June 16, 2024

Beginning to heal: Gathering lets residents heal, reflect

Glow sticks lit the early night sky on the Adair County Courthouse lawn at the conclusion of the Greenfield Strong Gathering held Tuesday, May 28.

Country music artist Jelly Roll sings, “I’m not OK, but it’s all gonna be alright,” in a song he released May 21, the same day a tornado hit Greenfield.

The song lyric has become a sort of anthem for some Greenfielders as the whole town, and other parts of Adair County, has begun to heal, come together and recover from a tragic event.

A large group of people waved glow sticks and their cell phone flashlights as that song played at the conclusion of an event called the “Greenfield Strong Gathering” Tuesday, May 28 on the Adair County Courthouse lawn.

Des Moines television stations covered the event and were able to witness a community that still hurts, but came together anyway at the event.

The event was initiated by Greenfield Chamber Main Street. Pastor Steven Broers of Emmanuel Lutheran Church in Fontanelle was master of ceremonies. Many other community leaders also took the microphone.

“We feel relief and we feel guilt. We feel angry and we feel hope. A lot of us just feel numb,” Broers said.

Broers shared something a community member wrote about their experience of being unable to focus or sleep after the tornado. They also wrote on the realization that those who “stayed strong” after the tornado were the ones “holding up” their community that was in crisis.

“I don’t have a good answer for why this had to happen, but I know that God is with you, and that He loves you,” Broers said.

You can feel that message in many places around town, Broers said. You could see it as neighbors pulled neighbors to safety immediately following the tornado, and in the emergency responders who rescued people and rushed them to hospitals in neighboring towns.

The storm reminded many people that material things ultimately aren’t the things that matter, Broers said. A tornado like this can’t take away friendships or community.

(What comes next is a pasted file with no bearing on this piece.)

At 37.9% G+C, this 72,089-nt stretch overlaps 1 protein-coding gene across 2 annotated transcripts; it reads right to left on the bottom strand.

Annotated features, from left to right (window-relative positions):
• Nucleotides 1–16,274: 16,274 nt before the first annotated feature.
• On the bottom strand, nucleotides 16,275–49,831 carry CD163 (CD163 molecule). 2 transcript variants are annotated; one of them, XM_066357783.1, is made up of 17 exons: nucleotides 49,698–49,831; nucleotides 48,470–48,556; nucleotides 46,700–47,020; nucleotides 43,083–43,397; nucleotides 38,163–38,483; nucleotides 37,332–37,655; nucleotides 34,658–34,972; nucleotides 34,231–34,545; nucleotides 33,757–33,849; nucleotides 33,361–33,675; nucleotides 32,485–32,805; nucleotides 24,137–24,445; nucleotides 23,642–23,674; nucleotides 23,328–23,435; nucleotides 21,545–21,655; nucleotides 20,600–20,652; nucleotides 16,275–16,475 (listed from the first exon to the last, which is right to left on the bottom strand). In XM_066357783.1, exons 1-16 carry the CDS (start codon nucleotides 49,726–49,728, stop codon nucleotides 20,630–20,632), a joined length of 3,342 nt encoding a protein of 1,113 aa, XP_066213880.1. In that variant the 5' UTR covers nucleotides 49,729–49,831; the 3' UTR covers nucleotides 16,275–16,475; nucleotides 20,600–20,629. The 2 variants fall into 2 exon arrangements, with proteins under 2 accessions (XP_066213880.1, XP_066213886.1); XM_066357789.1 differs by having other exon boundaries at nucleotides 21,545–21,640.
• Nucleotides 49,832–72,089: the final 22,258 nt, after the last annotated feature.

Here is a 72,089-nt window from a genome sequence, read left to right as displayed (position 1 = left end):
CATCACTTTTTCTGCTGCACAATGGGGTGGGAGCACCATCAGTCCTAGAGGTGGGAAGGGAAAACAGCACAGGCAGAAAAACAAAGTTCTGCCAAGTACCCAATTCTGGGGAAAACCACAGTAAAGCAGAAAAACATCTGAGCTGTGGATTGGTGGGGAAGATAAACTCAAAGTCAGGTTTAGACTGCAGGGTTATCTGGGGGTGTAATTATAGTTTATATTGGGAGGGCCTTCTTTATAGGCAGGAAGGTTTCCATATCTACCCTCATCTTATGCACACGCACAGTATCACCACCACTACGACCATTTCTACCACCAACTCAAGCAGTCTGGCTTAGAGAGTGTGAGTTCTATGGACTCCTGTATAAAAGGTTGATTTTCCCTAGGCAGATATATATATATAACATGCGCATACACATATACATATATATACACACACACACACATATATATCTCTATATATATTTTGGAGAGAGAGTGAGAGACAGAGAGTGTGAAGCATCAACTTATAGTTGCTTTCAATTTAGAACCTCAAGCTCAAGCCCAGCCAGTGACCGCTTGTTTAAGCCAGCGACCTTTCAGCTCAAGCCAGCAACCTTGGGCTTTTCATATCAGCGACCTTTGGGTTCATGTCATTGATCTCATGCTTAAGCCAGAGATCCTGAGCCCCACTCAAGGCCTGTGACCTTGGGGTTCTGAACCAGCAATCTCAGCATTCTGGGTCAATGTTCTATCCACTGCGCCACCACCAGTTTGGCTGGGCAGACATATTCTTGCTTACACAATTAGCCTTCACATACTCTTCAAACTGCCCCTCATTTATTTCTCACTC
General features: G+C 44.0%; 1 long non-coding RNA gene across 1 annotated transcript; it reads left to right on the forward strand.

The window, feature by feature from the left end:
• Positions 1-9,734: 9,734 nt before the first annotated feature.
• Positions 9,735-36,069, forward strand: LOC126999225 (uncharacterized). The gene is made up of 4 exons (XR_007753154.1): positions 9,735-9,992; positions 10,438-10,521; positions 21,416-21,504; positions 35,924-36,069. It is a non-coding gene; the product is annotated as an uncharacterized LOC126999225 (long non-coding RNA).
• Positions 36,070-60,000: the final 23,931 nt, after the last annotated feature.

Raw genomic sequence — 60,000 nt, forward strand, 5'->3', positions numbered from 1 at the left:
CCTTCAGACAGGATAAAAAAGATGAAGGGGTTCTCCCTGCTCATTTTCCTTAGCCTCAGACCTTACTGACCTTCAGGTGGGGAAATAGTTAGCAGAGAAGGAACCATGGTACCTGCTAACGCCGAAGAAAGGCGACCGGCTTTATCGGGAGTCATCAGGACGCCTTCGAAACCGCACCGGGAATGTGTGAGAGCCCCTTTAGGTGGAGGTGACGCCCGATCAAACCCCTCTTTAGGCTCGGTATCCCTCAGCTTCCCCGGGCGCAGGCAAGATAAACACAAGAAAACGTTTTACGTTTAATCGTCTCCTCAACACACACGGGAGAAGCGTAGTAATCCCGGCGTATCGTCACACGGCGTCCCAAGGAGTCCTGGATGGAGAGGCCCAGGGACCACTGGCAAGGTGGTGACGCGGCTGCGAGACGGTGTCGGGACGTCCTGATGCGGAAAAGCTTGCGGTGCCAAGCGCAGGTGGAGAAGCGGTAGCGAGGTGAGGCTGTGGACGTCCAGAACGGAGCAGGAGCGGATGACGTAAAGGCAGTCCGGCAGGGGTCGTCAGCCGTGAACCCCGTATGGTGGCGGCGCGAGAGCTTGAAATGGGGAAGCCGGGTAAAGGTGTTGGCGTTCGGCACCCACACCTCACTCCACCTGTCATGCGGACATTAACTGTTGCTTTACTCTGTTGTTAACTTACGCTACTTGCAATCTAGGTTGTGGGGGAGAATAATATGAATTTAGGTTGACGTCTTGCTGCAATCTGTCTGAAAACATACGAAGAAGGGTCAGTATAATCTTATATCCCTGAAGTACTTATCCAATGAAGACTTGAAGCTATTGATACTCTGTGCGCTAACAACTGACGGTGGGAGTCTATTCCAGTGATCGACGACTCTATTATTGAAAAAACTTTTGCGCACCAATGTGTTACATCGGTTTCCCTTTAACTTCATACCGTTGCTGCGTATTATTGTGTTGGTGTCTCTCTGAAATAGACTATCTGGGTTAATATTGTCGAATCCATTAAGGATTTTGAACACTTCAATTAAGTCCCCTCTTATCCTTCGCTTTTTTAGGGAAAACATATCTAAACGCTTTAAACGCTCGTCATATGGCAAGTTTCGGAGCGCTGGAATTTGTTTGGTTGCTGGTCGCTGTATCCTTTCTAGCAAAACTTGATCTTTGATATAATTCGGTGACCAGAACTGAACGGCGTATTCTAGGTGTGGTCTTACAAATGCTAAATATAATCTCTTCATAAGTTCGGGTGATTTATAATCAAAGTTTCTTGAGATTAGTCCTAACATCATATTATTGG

“It cannot take away your faith...your faith in Jesus,” Broers said. “A tornado cannot really take away the things that matter because we recognize the non-material things are what matter a lot more. The people around us matter a lot more to us.”

Broers said he believes the community feels a lot stronger and more connected than it has in a long time. This event has inspired people’s faith. He said he’s heard stories of people praying for the first time in a long time, and asking faith questions they’ve struggled to ask before.

Emmanuel Lutheran Church Pastor Steven Broers leads the Greenfield Strong Gathering, surrounded by other faith leaders and community leaders.

“People who have lost everything are thanking God for the things that they still have,” he said. “You may not feel much hope right now — and I understand that, it’s only been a week — but tonight, together, I pray you’ll at least feel the love of your community and the love of God holding you up.”

Nodaway Valley softball and girls basketball coach Brian Eisbach, who is also a community leader as a banker and through the Chamber, took the microphone to share a few thoughts.

Eisbach said he’s proud to call Greenfield and Adair County home. “I’m proud to work here, I’m proud to coach here and I’m proud to raise my family here,” he said.

“It doesn’t matter your political affiliation, your religious beliefs or what walk of life you’re from, we’re all in this together,” Eisbach said. “A week ago tragedy struck and we were immediately reminded of why this place is special. People ran toward the danger.”